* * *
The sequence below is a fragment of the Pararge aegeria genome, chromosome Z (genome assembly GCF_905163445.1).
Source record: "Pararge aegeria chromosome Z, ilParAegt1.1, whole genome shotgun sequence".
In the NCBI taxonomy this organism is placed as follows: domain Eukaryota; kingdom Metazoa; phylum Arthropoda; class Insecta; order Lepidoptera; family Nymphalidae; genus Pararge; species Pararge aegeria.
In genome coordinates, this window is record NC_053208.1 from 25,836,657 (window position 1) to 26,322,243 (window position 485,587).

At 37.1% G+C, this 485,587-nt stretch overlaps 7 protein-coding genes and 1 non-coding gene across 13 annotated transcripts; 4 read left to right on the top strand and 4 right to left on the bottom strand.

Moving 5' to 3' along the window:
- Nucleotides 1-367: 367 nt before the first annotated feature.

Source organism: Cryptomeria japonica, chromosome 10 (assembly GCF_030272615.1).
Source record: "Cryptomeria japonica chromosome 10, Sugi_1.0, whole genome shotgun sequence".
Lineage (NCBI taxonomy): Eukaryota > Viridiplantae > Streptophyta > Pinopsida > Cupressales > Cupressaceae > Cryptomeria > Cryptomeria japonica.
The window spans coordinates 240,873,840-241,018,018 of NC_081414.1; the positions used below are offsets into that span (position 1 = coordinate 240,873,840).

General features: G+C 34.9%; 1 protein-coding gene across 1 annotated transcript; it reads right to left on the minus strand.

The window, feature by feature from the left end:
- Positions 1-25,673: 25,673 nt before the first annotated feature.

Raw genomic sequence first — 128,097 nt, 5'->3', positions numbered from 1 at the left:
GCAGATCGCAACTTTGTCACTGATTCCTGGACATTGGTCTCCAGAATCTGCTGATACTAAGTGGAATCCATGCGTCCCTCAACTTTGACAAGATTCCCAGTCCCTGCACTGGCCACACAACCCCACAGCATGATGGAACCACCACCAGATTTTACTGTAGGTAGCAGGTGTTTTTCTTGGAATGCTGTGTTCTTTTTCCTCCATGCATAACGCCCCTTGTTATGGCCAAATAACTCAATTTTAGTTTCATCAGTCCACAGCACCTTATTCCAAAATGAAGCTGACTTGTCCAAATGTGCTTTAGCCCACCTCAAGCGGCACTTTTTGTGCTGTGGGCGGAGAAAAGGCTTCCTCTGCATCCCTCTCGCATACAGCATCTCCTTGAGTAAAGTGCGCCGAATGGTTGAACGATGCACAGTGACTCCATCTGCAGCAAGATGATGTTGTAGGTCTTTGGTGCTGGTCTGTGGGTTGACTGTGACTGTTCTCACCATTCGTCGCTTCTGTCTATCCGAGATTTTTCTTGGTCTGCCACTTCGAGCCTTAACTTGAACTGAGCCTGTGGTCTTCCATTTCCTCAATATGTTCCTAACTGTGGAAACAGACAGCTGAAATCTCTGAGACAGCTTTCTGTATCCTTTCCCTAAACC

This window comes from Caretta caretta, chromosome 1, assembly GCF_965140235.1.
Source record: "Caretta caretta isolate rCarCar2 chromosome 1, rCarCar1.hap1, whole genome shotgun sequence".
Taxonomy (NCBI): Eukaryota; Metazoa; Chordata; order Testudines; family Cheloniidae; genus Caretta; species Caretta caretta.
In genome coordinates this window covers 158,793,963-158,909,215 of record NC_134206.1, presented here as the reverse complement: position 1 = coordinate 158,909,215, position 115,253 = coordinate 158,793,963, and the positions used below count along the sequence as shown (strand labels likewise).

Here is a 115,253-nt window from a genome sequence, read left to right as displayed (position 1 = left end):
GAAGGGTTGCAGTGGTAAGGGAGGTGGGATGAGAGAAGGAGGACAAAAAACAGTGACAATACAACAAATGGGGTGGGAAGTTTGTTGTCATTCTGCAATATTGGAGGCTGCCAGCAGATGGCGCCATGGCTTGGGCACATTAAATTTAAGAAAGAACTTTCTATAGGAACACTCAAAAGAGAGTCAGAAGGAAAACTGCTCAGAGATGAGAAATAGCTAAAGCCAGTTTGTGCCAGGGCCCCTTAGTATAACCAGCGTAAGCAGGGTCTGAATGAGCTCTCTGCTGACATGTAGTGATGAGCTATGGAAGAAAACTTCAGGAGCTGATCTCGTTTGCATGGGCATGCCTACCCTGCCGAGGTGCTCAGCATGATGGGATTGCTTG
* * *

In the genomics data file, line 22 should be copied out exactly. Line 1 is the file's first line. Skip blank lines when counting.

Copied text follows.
GAAGGGTTGCAGTGGTAAGGGAGGTGGGATGAGAGAAGGAGGACAAAAAACAGTGACAATACAACAAATGGGGTGGGAAGTTTGTTGTCATTCTGCAATATTGGAGGCTGCCAGCAGATGGCGCCATGGCTTGGGCACATTAAATTTAAGAAAGAACTTTCTATAGGAACACTCAAAAGAGAGTCAGAAGGAAAACTGCTCAGAGATGAGAAATAGCTAAAGCCAGTTTGTGCCAGGGCCCCTTAGTATAACCAGCGTAAGCAGGGTCTGAATGAGCTCTCTGCTGACATGTAGTGATGAGCTATGGAAGAAAACTTCAGGAGCTGATCTCGTTTGCATGGGCATGCCTACCCTGCCGAGGTGCTCAGCATGATGGGATTGCTTG